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Karen Wilkin reveals Hans Hofmann’s many facets

January 23, 2017 // by Denise M. Reagan

Karen Wilkin's relationship with MOCA Jacksonville started in 2013 when she contributed an essay to the catalog for Abstraction over Time: The Paintings of Michael Goldberg. The New York native is an independent art curator and critic who specializes in twentieth century modernism.

As a contributing art editor at The Hudson Review and a regular contributor to The New Criterion, Art in America, and The Wall Street Journal, Wilkin's expertise and opinion are highly regarded in the art world.

Karen Wilkin Image Courtesy of Edward Rubin
"I’ve been doing this a long time," independent curator Karen Wilkin says. "Part of the job is knowing what’s where and knowing whom to ask in order to locate things." Image courtesy of Edward Rubin.

Wilkin co-curated MOCA Jacksonville's featured exhibition Hans Hofmann: Works on Paper with former MOCA Director Marcelle Polednik, who's now the director of the Milwaukee Art Museum.

We asked Wilkin about the origins of the exhibition and what it teaches us about Hofmann's work.

How did you meet MOCA Jacksonville?

I first met Marcelle Polednik when she was a curator in Monterey. She was hoping to organize an exhibition of East and West coast Abstract Expressionism, and invited me to take part in a preliminary study session, talking about Hofmann in Berkeley, a topic of mutual interest. We stayed in touch and I later asked her to write one of the introductory essays to the Hans Hofmann Catalogue Raisonné of Paintings, for which I was a contributing editor. Because of my interest in New York Abstract Expressionism, she asked me to contribute an essay to the catalog of her Michael Goldberg show, and I came to Jacksonville for the first time to lecture on Goldberg. Coincidentally, I had worked with Jaime DeSimone when she was at the Addison, before she came to Jacksonville, when I did a major touring show for them in 2011-2012.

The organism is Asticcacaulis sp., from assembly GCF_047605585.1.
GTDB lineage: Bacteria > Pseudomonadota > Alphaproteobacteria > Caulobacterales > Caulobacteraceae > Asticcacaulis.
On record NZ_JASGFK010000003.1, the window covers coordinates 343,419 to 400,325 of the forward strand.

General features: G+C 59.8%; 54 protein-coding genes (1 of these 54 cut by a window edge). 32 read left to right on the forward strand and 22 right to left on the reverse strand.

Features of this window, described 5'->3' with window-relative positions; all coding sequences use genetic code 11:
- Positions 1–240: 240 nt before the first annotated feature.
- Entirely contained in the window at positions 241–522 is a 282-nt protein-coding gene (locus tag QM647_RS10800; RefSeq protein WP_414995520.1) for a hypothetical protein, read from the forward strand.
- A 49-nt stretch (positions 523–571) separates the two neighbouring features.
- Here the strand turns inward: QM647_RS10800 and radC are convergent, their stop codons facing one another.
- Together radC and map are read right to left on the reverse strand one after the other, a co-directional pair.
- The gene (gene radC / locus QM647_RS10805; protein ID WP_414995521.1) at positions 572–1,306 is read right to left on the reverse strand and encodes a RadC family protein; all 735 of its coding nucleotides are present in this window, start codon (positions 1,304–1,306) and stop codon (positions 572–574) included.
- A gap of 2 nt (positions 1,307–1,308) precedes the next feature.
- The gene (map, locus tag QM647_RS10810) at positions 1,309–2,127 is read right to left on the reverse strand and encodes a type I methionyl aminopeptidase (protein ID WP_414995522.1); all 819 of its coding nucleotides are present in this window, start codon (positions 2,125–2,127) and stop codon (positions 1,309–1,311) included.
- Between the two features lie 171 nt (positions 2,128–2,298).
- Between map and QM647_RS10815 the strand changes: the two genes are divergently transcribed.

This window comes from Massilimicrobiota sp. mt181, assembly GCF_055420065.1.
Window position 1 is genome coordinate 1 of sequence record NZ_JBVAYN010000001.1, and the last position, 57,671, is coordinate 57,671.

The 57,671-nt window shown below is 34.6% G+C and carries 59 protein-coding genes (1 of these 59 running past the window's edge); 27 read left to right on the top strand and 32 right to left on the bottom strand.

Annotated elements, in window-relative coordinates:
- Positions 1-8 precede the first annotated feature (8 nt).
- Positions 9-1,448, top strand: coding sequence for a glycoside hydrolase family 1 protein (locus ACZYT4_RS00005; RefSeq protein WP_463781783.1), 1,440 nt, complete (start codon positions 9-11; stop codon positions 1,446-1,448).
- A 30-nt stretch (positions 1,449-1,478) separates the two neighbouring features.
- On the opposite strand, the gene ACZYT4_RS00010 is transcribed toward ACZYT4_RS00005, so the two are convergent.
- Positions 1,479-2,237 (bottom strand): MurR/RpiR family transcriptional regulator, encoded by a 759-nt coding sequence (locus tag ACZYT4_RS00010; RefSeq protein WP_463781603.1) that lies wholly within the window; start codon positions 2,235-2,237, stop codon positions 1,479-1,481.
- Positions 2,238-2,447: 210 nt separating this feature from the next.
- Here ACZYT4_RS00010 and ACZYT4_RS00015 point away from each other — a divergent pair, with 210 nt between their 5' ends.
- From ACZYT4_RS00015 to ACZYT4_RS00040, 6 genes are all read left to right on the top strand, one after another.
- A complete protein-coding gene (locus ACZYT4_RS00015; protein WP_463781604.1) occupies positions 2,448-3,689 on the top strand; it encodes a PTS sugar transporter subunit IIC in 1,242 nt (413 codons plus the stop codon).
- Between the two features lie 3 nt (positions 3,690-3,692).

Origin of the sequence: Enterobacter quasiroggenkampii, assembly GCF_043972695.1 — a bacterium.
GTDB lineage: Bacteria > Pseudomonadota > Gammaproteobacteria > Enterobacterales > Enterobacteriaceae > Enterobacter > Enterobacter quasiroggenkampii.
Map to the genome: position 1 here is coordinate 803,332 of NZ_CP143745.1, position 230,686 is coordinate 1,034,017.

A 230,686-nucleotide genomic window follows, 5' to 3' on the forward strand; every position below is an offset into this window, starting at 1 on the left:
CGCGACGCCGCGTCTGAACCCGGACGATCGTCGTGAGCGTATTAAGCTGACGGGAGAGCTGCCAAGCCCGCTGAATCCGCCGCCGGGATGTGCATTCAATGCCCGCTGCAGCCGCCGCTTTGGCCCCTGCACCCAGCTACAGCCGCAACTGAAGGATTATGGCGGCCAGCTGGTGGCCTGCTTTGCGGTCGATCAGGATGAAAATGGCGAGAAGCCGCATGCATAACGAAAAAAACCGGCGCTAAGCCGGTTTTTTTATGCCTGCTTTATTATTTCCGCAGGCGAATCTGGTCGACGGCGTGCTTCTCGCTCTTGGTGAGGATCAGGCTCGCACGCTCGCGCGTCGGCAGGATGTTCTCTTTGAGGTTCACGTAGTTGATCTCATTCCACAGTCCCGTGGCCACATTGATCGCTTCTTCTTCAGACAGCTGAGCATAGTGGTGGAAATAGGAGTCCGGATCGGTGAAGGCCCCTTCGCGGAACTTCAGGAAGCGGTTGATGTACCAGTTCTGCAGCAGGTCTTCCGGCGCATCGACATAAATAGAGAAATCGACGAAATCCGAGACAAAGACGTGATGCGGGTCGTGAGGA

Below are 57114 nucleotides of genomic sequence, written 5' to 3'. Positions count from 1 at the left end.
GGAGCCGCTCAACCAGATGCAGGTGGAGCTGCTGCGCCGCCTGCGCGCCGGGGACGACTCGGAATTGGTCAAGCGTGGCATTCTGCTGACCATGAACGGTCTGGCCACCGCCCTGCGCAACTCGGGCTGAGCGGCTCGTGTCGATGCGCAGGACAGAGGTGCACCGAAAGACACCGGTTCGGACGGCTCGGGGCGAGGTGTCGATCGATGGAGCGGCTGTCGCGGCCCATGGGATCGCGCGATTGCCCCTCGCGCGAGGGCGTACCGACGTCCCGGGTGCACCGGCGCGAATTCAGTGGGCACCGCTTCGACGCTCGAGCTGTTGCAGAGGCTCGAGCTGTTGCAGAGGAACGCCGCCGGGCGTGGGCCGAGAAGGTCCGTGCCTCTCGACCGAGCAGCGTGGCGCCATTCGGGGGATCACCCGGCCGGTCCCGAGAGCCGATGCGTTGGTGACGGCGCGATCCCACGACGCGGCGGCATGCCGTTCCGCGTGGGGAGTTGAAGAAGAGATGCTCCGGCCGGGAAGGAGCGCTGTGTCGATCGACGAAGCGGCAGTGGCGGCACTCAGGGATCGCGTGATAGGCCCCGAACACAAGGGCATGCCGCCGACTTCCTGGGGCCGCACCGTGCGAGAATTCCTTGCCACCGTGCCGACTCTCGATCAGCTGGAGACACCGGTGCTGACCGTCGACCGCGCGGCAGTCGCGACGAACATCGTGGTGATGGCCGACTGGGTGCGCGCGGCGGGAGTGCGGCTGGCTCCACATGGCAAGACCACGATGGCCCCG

Hans Hofmann Photo Portrait
Portrait of Hans Hofmann, c. 1960-65. Reproduction, including downloading of Hans Hofmann works is prohibited by copyright laws and international conventions without the express written permission of Artists Rights Society (ARS), New York.

How did the idea for the exhibition develop?

If you work on Hofmann--this is my third Hofmann exhibition--you discover how important working on paper was throughout his long life. Yet there has never before been a complete retrospective exhibit of this vital part of his work. The Hofmann Catalogue Raisonné, to which I contributed an introductory essay, is of paintings only. It seemed obvious that we needed to look hard at this neglected aspect of Hofmann's art. When Marcelle learned I was interested in doing a Hofmann works on paper retrospective, she asked if I'd like to do it for Jacksonville.